Parlophone Limited is a German-British record label that was founded in Germany in 1896 by the Carl Lindström Company as Parlophon. The British branch of the company was formed in 8 August 1923 as The Parlophone Co. Ltd. which developed a reputation in the 1920s as a jazz record label. In 5 October 1926, the Columbia Graphophone Company acquired Parlophones business, Columbia Graphophone merged with the Gramophone Company in 31 March 1931 to become Electric & Musical Industries Limited. George Martin joined EMI in 1950 as assistant label manager, taking over as manager in 1955, Martin produced and released a mix of product including comedy recordings of the Goons, the pianist Mrs Mills, and teen idol Adam Faith. For a long time Parlophone claimed the best-selling UK single She Loves You, peppers Lonely Hearts Club Band, both by The Beatles. The label achieved placement of seven singles at No.1 during 1964, Parlophone continued as a division of EMI until it was merged into the Gramophone Co. Ltd.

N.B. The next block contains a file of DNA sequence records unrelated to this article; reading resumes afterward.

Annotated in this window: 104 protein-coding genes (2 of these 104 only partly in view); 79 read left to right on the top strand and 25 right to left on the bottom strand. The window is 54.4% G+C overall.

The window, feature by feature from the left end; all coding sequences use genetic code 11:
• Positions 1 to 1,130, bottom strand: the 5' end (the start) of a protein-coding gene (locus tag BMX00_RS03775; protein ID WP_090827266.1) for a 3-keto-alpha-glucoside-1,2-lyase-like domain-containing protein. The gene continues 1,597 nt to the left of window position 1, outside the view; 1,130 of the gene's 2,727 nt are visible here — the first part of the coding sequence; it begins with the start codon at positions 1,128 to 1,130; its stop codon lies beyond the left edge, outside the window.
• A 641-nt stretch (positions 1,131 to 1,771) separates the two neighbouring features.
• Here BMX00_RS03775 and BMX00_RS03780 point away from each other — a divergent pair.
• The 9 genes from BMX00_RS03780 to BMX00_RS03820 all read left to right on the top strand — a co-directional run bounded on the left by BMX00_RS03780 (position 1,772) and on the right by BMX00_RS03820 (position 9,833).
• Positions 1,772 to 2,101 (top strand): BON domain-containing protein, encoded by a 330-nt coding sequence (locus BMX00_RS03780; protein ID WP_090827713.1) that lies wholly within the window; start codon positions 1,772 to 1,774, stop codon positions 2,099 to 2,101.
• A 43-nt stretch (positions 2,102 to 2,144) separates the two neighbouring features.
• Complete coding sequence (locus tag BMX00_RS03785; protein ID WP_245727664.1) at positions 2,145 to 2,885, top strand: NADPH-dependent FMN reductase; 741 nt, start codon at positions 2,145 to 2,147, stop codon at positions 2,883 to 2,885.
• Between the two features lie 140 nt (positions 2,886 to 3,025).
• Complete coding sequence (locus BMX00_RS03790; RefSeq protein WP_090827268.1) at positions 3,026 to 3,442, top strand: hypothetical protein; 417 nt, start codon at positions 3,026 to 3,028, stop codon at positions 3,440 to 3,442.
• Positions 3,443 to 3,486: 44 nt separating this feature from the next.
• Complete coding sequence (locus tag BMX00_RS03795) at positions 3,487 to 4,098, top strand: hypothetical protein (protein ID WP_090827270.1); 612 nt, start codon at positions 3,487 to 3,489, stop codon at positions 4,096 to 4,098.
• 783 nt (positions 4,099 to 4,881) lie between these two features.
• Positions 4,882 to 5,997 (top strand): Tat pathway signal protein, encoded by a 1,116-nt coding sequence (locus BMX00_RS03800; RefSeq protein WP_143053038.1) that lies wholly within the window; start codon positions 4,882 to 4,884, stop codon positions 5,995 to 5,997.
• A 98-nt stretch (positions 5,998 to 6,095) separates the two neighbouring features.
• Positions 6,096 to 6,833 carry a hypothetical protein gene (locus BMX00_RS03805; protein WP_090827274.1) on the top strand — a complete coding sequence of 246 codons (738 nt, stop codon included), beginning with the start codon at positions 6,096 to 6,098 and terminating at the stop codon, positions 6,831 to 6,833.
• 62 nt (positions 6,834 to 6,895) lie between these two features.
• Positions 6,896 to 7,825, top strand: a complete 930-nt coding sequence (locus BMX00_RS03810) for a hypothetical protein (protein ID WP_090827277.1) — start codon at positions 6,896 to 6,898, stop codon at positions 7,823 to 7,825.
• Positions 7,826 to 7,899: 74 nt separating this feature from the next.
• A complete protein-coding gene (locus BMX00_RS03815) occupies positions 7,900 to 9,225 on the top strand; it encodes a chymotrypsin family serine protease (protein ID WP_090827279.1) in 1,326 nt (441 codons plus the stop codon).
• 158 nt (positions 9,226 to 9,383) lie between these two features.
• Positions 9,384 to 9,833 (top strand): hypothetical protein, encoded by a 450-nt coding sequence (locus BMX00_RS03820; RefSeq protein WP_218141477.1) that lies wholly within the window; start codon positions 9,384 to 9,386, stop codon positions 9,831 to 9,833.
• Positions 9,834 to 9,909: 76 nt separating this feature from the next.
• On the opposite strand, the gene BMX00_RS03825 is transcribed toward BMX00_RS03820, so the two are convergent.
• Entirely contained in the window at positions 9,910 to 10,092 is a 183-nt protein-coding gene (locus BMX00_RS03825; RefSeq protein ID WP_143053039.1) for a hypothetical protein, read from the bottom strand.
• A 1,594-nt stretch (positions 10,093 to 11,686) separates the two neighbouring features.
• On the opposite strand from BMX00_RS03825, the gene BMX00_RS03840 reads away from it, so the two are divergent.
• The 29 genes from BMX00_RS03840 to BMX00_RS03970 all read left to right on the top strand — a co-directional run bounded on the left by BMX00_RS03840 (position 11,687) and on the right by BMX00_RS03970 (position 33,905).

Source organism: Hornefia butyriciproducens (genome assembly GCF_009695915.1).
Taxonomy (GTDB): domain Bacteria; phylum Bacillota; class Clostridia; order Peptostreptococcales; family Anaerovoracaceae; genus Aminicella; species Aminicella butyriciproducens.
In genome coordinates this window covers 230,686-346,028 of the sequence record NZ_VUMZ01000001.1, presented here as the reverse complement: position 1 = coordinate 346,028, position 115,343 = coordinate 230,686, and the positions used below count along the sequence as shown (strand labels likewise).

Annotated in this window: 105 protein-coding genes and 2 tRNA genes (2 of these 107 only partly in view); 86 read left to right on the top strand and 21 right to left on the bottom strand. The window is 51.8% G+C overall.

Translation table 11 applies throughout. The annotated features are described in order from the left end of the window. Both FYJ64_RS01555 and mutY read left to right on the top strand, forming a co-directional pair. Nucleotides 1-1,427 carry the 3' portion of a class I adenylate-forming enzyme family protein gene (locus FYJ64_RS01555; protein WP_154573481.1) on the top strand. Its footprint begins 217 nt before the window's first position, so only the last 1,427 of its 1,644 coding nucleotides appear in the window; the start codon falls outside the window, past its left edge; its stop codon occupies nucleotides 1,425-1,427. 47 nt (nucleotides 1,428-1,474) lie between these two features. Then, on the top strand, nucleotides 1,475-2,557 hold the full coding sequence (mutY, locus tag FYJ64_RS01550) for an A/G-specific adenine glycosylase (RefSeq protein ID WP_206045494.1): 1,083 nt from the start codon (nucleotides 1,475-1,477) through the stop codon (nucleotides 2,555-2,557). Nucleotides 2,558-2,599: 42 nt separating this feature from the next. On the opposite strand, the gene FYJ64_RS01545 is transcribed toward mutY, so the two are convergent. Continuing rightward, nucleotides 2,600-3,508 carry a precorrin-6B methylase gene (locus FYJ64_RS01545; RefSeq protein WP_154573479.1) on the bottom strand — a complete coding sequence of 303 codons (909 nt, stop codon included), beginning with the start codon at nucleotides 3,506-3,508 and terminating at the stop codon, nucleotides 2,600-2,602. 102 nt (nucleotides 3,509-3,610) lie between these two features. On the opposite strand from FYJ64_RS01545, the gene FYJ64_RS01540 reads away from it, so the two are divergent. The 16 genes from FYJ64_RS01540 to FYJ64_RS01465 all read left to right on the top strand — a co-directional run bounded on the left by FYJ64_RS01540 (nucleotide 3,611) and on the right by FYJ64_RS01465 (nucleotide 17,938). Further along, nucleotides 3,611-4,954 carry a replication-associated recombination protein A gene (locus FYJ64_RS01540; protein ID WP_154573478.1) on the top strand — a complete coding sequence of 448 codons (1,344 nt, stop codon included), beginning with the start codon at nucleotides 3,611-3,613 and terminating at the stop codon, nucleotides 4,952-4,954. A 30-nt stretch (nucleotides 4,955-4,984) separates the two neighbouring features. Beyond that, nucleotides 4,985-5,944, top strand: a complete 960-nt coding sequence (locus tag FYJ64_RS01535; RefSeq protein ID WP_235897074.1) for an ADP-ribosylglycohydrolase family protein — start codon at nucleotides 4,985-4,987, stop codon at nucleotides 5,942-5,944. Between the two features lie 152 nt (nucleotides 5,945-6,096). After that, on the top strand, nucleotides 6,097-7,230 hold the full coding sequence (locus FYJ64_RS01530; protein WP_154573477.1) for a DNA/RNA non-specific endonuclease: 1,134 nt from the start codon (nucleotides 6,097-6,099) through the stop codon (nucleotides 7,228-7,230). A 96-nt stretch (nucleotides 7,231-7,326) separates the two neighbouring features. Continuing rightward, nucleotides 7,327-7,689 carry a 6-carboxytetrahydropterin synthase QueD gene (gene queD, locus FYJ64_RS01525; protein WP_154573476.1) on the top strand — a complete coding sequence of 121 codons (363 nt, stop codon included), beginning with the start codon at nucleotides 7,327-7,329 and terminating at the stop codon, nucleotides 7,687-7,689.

on 1 July 1965. On 1 July 1973, the Gramophone Co. Ltd. was renamed EMI Records Limited, on 28 September 2012, regulators officially approved Universal Music Group s planned acquisition of EMI, on condition that its EMI Records Ltd. group would be divested from the combined group. EMI Records Ltd. included Parlophone and other labels to be divested and were for a time operated in a single entity known as the Parlophone Label Group. Warner Music Group acquired Parlophone and PLG in 7 February 2013, making Parlophone their new third flagship label, alongside Warner Bros. Records, PLG was renamed as the Parlophone Records Limited group in May 2013. Parlophone is now the oldest of WMGs three flagship record labels, Parlophone was founded in Germany in 1896 by the Carl Lindström Company as Parlophon. The name Parlophon had been used for gramophones before the company began making records of their own. The labels ₤ trademark is a German L that stands for its original founder Lindström and it has coincidentally been said to resemble the British pound sign, which itself is derived from the letter L for the Ancient Roman unit of measurement Libra, which means pound in Latin.